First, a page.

The latest Eurosceptic move is Cameron-friendly

100 Tory MPs have today called on the PM to do something he would almost certainly do anyway. Their

More than a hundred Conservative MPs have written to the Prime Minister - via the Daily Telegraph - demanding he resist the transfer of certain justice and policing powers to Brussels. So, another rebellion brewing, indicating division in the Tory ranks and threatening to destabilise David Cameron? Er, no, actually.

This is no belligerent broadside from the intransigent europhobic ultras. The names on the list include the usual and predictable suspects. Bill Cash is on there, so are Edward Leigh and Bernard Jenkin. But there are also new MPs from the 2010 intake - Chris Skidmore, Charlotte Leslie, Priti Patel, Kwasi Kwarteng, Dominic Raab, Charlie Elphicke (those last two being, apparently, the organisers of the thing). These are thrusting, ambitious types, tipped for big things in the future. They are not the sort to casually blot their copy books with ill-judged campaigns that might embarrass their most vital potential patron in Downing Street. A key signatory is George Eustice, a former press spokesman for Cameron and, in a past political life, a candidate for Ukip. He represents the overlap between the new MPs' raw eurosceptic instincts and their preferences not to come across as troublemakers.

Many of the signatories would only have put their names to this missive with reassurance that no harm to their future careers would be done by it. Indeed, it is not so far-fetched to suppose that the Tory whips and Number 10 are supremely relaxed about this manoeuvre. Supportive, even.

Why? The move the letter urges is not as demanding as it might seem. In most respects, "repatriating" powers from Brussels would require a difficult negotiation, re-opening past treaties, building alliances with like-minded governments elsewhere in Europe and offering concessions to secure a deal. That much Cameron found to his cost when demanding special protection for the City in December (in a way that amounted to a repatriation of certain regulatory powers). The answer was an unequivocal and swift "no".

But what the Telegraph letter refers to is the exercise of an "opt out" - which just to confuse matters is really the selective exercise of an "opt in" - with regard to combined European Justice and Home Affairs (JHA) policy. This is a fast-growing body of European law to cover cooperation between different national jurisdictions on matters such as extradition, arrest warrants and, most controversially, asylum and immigration. The theory behind integrating policy in these areas is that migration issues and crime are plainly borderless enterprises, so EU policy should evolve to reflect that fact.

The idea of ceding authority over aspects of the British justice system to EU institutions is anathema to the Tories. It didn't much appeal to the last Labour government either and the UK negotiated the right to "opt in" to measures in this field on an ad hoc basis. Under the Lisbon Treaty, Britain continues to be able to pick and choose when it comes to participation in JHA measures but not forever.

After the 1 December 2014, the separate JHA "pillar" of EU policy will be merged with the bulk of EU practice and so decisions made in that area will be approved or rejected by a qualified majority vote in the European Council - the regular Brussels summits of EU leaders. In other words, from that moment onward, there would be no veto option. Six months before that happens, the UK has to decide whether it is in or out of the whole JHA integration process. No more pick 'n' mix.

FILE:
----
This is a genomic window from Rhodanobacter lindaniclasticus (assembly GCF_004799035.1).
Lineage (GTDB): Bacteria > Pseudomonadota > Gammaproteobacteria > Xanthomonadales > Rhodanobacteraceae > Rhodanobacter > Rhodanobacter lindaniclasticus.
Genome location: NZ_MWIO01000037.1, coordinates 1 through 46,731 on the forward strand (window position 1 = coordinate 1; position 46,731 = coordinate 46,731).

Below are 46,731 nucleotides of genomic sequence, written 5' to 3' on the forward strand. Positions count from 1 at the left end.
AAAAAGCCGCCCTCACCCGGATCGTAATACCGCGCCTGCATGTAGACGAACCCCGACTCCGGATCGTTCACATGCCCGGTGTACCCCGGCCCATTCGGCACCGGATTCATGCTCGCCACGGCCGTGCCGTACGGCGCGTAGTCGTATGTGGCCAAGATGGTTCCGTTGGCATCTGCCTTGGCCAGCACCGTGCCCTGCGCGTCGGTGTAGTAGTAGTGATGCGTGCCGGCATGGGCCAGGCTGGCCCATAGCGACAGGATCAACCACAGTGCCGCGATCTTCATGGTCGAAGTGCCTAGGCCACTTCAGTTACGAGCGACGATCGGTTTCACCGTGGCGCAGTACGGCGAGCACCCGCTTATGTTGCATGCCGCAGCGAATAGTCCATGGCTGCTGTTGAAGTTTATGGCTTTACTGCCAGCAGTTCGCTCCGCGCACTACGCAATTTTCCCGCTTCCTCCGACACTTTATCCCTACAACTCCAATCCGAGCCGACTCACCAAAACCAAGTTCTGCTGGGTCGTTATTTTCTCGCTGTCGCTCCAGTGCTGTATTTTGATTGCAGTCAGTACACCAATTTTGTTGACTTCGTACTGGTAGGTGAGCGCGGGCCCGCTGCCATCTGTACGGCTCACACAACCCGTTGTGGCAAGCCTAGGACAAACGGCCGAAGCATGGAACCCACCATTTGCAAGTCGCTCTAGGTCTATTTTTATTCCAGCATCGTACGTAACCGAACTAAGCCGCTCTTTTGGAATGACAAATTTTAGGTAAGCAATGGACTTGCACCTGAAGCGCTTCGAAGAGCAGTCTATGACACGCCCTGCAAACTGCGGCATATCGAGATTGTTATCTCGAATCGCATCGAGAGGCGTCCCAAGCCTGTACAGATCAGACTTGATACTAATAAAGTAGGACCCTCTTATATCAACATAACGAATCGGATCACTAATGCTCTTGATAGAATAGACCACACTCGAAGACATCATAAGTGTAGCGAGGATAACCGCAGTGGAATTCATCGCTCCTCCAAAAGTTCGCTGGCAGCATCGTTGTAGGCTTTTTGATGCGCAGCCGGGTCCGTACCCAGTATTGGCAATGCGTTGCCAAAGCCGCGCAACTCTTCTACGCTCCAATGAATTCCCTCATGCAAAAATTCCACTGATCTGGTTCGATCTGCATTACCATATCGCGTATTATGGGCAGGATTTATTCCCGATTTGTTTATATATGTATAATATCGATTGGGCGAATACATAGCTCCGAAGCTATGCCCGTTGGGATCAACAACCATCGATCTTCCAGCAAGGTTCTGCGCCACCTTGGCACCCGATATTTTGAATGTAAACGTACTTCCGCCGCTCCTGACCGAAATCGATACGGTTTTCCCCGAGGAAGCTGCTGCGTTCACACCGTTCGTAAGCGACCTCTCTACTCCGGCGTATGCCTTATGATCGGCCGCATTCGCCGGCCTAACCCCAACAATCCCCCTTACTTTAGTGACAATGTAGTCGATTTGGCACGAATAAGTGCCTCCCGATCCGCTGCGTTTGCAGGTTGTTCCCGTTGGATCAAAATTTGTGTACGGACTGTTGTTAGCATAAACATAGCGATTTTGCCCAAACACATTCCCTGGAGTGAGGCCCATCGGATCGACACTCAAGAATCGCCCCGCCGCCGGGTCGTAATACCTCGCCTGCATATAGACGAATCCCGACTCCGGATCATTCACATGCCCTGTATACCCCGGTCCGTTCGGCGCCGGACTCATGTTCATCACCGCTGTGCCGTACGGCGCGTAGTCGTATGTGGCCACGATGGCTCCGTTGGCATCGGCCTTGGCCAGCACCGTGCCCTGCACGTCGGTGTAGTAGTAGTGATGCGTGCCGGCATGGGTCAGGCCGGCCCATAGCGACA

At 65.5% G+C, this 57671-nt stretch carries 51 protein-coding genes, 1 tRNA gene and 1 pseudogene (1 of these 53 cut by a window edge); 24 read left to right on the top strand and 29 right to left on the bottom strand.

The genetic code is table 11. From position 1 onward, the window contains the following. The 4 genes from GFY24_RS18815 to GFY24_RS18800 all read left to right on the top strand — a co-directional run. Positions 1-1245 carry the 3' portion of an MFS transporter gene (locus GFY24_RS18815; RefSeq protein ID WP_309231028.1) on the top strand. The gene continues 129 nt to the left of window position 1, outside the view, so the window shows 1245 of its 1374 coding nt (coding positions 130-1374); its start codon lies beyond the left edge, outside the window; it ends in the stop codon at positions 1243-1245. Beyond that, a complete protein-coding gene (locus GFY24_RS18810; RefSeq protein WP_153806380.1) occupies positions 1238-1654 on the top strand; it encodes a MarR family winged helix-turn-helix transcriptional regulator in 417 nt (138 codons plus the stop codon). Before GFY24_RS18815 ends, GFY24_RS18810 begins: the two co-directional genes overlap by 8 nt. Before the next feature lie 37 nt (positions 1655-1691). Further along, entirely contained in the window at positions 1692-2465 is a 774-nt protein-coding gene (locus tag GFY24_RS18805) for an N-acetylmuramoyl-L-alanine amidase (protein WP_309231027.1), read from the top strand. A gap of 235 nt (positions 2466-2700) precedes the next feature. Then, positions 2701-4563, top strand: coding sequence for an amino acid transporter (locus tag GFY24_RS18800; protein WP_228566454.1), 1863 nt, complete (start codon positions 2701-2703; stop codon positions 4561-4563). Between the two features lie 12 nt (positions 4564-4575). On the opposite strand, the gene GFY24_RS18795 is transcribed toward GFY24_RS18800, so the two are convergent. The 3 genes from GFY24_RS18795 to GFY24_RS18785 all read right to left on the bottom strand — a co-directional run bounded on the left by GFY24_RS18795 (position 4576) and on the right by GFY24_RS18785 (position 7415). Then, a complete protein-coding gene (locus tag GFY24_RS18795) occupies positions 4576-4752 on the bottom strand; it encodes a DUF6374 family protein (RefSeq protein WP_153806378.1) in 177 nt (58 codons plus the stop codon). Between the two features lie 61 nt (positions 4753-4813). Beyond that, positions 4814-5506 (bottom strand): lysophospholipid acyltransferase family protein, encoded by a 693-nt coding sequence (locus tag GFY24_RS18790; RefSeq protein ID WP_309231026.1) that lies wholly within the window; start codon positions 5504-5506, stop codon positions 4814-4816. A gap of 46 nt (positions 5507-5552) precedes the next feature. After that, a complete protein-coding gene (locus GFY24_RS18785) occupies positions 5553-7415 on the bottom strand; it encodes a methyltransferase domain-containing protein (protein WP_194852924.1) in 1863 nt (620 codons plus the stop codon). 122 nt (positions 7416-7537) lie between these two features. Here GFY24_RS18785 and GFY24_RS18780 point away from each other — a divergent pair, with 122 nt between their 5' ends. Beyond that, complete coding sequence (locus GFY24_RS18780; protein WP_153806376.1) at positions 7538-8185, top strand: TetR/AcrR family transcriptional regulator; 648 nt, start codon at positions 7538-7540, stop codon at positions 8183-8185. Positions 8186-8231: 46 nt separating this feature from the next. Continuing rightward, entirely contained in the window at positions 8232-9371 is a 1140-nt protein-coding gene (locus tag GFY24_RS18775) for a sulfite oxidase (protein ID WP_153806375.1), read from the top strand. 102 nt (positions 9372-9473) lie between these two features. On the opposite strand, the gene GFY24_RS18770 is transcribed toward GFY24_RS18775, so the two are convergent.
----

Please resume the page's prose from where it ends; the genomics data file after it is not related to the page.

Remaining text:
So the deadline is June 2014. Now it so happens that integration in the JHA field is quite popular with the police. It has helped track down terrorists and serious organised criminals hiding out in other European countries. It has enabled the smashing of European paedophile rings. It is also popular with the Liberal Democrats. When challenged on his Europhilia in the 2010 election, Nick Clegg extolled the virtues of the European arrest warrant as an example of something practical and useful that the EU does.

But there are clearly problems too. British authorities complain about the cost and administrative hassle of dealing with mountains of extradition requests from other EU jurisdictions for petty offences - the Polish plumber who turns out to be wanted on a shoplifting charge in Krakow and has to be shipped there at UK expense. There is also understandable squeamishness about limiting British powers to intervene when citizens are hauled before other countries' courts.

Anyway, the pros and cons argument hardly matters because there is simply no way David Cameron could get away with signing up to the fully integrated JHA package even if he wanted to. It would probably require a vote in parliament and could easily and realistically be presented as a substantial cession of sovereignty, which, under the 2011 European Union Act would trigger a referendum.

Bear in mind also that the June 2014 deadline coincides with elections to the European parliament. The last time around, Ukip came second in the national vote.

What the signatories to the Telegraph are asking is that Cameron refuse to exercise his full JHA opt-in, thereby, at a stroke, "repatriating" a bunch of powers from Brussels. It is pretty hard to imagine him doing anything else. The Lib Dems won't like it, but a year before a general election it is just as hard to imagine them ramping up their anti-Tory rhetoric on the basis that they want to make it easier for British citizens to languish in Bulgarian jails as, no doubt, the eurosceptic press will depict their position.